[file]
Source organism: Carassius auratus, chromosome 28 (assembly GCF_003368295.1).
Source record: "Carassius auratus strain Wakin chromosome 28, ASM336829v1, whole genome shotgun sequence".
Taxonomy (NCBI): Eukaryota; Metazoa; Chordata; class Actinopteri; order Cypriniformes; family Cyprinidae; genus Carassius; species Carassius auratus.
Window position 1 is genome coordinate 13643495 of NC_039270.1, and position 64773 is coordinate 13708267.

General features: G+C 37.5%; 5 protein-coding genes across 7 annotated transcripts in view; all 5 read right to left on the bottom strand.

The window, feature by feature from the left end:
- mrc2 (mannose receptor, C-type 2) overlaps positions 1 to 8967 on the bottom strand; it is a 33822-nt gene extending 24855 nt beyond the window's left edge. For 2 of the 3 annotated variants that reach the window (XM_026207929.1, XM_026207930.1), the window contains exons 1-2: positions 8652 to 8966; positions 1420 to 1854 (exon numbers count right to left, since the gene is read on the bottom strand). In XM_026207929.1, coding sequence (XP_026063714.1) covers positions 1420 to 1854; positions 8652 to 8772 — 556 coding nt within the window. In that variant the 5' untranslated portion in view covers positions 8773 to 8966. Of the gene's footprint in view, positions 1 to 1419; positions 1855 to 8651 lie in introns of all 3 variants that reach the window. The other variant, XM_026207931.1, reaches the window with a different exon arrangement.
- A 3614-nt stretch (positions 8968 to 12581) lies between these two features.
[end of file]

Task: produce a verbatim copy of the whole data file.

Source organism: Carassius auratus, chromosome 28 (assembly GCF_003368295.1).
Source record: "Carassius auratus strain Wakin chromosome 28, ASM336829v1, whole genome shotgun sequence".
Taxonomy (NCBI): Eukaryota; Metazoa; Chordata; class Actinopteri; order Cypriniformes; family Cyprinidae; genus Carassius; species Carassius auratus.
Window position 1 is genome coordinate 13643495 of NC_039270.1, and position 64773 is coordinate 13708267.

General features: G+C 37.5%; 5 protein-coding genes across 7 annotated transcripts in view; all 5 read right to left on the bottom strand.

The window, feature by feature from the left end:
- mrc2 (mannose receptor, C-type 2) overlaps positions 1 to 8967 on the bottom strand; it is a 33822-nt gene extending 24855 nt beyond the window's left edge. For 2 of the 3 annotated variants that reach the window (XM_026207929.1, XM_026207930.1), the window contains exons 1-2: positions 8652 to 8966; positions 1420 to 1854 (exon numbers count right to left, since the gene is read on the bottom strand). In XM_026207929.1, coding sequence (XP_026063714.1) covers positions 1420 to 1854; positions 8652 to 8772 — 556 coding nt within the window. In that variant the 5' untranslated portion in view covers positions 8773 to 8966. Of the gene's footprint in view, positions 1 to 1419; positions 1855 to 8651 lie in introns of all 3 variants that reach the window. The other variant, XM_026207931.1, reaches the window with a different exon arrangement.
- A 3614-nt stretch (positions 8968 to 12581) lies between these two features.